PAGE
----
• 0 avatar
        jatz

        “…the Vietnamese, who hauled all their equipment in via bicycle. Including artillery.”

        I think you’re conflating DBP with the WWII Japanese bicycle advance down the Malayan peninsula to attack Singapore.

        As I’ve understood it, the Viet Minh’s outstanding achievement was to carry with them their artillery as they climbed up or tunneled through the back slopes of the hills ringing the French airbase.

    • 0 avatar
      Syke

      What you’re talking here is not an electric moped-type vehicle where you turn it on and twist/push the throttle and go buzzing down the road. To be an e-bike, you still have to pedal.and the battery, motor and controlling electronics provide “light pedal assist”. Stop pedaling, and the electric motor stops and you glide to a halt. Start pedaling again and the motor kicks in.

      it’s not unlike pedals up a hill and having a gentle push on your back adding to you effort. My understanding is they cut down on sweaty clothes big time.

      • 0 avatar
        migmog

        Completely correct, except the gentle push is not so gentle you can’t get up a long steep hill without breaking sweat. Totally fragrance-free cycling and no lycra costume required, much to the chagrin of the mamils!

  • avatar
    TMA1

    Bikes are a great mobility solution in cities, as long as you’re riding some POS from Wal-Mart or Target. Thieves can recognize an expensive bike, so be prepared for your new thousand+ dollar bike to be “repurposed” by the time you leave the Whole Foods.

    Anyway, this reminds me of all those photos I used to see of China and the third world, with hundreds of people on bikes waiting at busy city intersections. Then they all bought cars. Once again, GM leads America into the future, by leading us into the past.

    • 0 avatar
      ajla

      “by leading us into the past.”

      Tongue in cheek here but:

      marymiley.files.wordpress.com/2009/12/ford-ad-19241.jpg

      Inflation-adjusted the Runabout would be $3900. So $100 more than the collapsible version of the GM bicycle.

  • avatar

    Are they going to make Cadillac of bicycles? Cannot wait to see how German will over-engineer bicycles with glitches and how Japanese bicycles will be considered as the most reliable and capable of riding up to million miles without oil change and repairs.

    • 0 avatar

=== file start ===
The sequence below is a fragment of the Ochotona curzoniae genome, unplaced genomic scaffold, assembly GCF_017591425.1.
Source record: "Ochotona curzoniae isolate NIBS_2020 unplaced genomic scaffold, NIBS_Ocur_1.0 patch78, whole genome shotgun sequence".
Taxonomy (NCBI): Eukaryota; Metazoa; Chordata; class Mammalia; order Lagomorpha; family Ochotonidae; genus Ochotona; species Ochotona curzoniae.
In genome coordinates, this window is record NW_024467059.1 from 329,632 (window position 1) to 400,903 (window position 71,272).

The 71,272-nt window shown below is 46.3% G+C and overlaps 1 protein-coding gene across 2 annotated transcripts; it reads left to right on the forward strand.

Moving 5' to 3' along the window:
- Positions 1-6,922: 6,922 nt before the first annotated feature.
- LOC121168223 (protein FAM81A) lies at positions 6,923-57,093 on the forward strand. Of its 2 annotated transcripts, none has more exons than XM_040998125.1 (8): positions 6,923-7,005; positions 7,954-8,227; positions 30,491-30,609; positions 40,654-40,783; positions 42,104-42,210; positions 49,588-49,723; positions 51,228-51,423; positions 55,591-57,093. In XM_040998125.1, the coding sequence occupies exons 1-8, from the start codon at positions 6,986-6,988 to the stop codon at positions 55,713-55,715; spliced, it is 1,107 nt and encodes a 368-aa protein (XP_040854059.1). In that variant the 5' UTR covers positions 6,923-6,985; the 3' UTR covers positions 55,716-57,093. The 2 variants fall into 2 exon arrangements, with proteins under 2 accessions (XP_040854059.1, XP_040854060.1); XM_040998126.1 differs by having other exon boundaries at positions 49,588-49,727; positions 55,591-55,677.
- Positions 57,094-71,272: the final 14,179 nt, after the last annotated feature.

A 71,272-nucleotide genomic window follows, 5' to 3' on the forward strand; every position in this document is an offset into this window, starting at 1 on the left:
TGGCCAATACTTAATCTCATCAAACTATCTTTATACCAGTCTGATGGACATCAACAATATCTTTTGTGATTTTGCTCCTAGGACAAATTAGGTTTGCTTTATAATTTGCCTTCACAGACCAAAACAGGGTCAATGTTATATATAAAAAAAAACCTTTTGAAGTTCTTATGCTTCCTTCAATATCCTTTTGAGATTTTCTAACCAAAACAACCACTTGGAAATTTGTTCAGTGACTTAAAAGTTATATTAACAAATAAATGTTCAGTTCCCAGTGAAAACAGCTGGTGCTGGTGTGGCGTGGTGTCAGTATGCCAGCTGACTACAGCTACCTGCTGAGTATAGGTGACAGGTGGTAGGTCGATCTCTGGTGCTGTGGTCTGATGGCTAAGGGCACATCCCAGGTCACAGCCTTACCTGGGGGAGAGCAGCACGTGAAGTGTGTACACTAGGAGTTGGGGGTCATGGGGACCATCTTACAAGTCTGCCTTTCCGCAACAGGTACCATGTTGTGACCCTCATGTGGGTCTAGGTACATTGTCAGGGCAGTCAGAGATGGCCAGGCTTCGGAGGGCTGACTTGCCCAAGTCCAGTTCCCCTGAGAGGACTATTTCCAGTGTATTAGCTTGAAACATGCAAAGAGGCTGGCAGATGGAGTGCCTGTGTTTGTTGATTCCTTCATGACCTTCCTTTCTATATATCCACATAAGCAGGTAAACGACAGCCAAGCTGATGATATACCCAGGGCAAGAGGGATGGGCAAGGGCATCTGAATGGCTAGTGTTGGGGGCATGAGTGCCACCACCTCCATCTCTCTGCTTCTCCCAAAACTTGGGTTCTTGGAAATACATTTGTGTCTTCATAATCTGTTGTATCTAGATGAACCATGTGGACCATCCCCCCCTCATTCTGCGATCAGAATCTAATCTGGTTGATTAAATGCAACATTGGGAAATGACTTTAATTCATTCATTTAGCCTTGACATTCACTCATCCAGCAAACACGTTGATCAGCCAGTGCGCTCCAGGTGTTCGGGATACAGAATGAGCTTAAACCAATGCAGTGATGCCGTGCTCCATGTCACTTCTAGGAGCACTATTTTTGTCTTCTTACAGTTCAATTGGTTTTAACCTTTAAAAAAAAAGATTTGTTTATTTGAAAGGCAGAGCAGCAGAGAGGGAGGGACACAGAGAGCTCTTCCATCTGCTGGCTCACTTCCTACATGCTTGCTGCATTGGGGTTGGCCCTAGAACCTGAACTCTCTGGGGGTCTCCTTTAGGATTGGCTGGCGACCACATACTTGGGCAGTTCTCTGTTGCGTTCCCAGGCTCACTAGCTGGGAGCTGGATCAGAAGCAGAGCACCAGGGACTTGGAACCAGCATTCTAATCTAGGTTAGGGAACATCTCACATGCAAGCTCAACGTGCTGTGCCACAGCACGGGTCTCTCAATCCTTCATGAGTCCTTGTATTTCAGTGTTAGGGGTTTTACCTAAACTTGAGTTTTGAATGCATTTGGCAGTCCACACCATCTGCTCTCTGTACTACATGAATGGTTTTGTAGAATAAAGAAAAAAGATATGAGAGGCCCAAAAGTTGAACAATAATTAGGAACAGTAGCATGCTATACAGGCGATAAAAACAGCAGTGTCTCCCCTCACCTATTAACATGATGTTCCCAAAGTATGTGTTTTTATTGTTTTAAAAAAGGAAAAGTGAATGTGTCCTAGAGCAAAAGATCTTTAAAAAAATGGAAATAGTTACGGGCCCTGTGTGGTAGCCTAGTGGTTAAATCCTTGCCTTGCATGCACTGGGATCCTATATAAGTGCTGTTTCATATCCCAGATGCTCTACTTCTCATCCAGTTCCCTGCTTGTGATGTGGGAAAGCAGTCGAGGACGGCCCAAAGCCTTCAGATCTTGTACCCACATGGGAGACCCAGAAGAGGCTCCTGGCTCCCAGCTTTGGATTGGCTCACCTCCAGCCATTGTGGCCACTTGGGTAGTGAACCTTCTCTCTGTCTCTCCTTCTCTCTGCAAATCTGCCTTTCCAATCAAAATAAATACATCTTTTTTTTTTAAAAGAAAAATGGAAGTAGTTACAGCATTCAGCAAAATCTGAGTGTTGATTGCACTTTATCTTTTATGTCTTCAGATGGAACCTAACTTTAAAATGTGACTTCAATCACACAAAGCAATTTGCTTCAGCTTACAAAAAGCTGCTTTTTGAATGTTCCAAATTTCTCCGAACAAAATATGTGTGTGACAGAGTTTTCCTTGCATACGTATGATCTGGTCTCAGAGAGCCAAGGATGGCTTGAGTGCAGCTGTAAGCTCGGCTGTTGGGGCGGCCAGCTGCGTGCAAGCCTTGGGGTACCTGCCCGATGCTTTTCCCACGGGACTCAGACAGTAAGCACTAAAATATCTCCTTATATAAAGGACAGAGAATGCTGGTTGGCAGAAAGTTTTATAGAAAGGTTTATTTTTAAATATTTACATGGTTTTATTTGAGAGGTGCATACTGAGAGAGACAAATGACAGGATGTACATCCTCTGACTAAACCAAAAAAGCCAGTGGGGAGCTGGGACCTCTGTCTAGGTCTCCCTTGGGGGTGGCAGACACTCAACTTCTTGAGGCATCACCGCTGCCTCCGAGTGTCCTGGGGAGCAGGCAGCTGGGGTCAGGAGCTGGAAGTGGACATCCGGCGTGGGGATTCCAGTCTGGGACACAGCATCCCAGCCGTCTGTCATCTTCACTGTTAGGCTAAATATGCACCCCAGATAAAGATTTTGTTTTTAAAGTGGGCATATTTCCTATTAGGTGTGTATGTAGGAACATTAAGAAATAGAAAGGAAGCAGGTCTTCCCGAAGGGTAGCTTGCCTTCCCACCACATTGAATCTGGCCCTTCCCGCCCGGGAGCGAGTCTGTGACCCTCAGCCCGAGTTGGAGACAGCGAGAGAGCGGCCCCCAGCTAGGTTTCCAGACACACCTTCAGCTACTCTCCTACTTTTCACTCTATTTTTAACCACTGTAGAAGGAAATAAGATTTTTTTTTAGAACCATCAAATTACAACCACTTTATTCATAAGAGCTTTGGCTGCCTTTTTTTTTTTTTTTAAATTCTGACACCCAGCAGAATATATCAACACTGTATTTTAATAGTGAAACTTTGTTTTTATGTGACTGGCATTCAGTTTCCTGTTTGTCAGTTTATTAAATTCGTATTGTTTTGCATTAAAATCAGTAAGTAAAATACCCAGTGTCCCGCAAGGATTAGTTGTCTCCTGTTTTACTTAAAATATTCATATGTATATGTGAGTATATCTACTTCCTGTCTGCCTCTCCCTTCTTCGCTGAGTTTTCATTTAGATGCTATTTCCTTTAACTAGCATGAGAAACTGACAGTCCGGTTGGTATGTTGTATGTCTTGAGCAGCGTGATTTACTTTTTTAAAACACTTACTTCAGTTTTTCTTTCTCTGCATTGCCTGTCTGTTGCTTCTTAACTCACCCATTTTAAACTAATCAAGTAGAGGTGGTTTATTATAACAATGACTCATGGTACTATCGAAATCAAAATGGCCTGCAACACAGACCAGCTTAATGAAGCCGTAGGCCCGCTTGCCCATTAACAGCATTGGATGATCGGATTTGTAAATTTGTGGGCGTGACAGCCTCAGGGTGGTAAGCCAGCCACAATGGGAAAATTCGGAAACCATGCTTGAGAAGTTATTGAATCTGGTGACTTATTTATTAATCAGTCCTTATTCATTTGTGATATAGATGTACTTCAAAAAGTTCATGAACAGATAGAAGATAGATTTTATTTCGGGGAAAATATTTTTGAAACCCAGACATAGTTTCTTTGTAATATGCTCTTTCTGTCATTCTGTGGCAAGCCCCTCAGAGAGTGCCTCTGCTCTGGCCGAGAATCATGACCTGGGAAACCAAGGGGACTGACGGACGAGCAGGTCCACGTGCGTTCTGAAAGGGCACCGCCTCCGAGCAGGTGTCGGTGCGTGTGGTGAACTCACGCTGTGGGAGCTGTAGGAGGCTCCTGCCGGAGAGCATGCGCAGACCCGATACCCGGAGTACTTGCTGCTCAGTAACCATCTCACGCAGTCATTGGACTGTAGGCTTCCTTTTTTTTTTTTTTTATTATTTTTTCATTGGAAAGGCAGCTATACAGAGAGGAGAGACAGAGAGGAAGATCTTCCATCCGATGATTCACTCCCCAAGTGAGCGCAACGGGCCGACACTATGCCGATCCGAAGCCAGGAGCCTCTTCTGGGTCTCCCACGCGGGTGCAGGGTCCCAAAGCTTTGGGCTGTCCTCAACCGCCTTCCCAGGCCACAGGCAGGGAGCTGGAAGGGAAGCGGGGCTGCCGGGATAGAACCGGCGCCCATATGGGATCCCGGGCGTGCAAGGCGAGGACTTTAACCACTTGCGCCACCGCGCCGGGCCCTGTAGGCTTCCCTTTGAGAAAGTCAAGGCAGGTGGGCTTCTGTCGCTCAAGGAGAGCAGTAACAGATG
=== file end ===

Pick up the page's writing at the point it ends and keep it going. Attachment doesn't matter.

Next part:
Syke

      That Japanese did that by the late 70’s, when they effectively killed off the European bicycle industry (and then Schwinn). As with cameras, motorcycles and cars, the bikes were better built, better engineered components, better finished, and cost less.

      Then Tawian got into the act and by the early 90’s had taken the Japanese out of the mainstream. And now the Chinese are turning out bikes as good as the Taiwanese.

      • 0 avatar
        EGSE

        “That Japanese did that by the late 70’s”

        Indeed they did. I built a Ron Kitching criterium framed road bike in the mid ’70s. Hard riding on public roads but loved how responsive and precise it felt. The only Euro parts other than the frame was a Cinelli seat, bars and stem tube and Mavic rims. Most of the rest was Shimano Dura-Ace and Sun Tour Cyclone when both were at the top of their game. The U.S. had lots of mfrs like Weyless and Specialized back then. No idea who makes what these days. Still have it and am thinking of refurbing for nostalgia sake but recognize that it’s an antique that the cycling world has passed by.

  • avatar
    Charliej

    Down here in Mexico lots of people ride bikes for transportation. And quite a number of those bikes are electric. Electric bikes here are mostly the moped type. Twist the throttle and go. Pedal if you want but it is not necessary. I was thinking about an electric bike but instead bought a used Honda 80cc scooter. Being in my mid seventies I don’t need to be pedaling too much. Stand up scooters are not practical down here as they don’t do well on cobblestone roads. One thing about here is the perfect weather. Eighty degrees for the next few days and no rain until June. Perfect for riding and walking.

    • 0 avatar
      highdesertcat

      In Ensenada, BC, Old Mexico, I did notice a number of Vespa-style scooters, each time that I have stayed there.

      And you are right, the weather there is perfect for that mode of transport much of the year.

  • avatar
    Steve Lynch

    I am sure GM’s next step will be to build an autonomous bicycle…

  • avatar

    Fire Her!

  • avatar
    multicam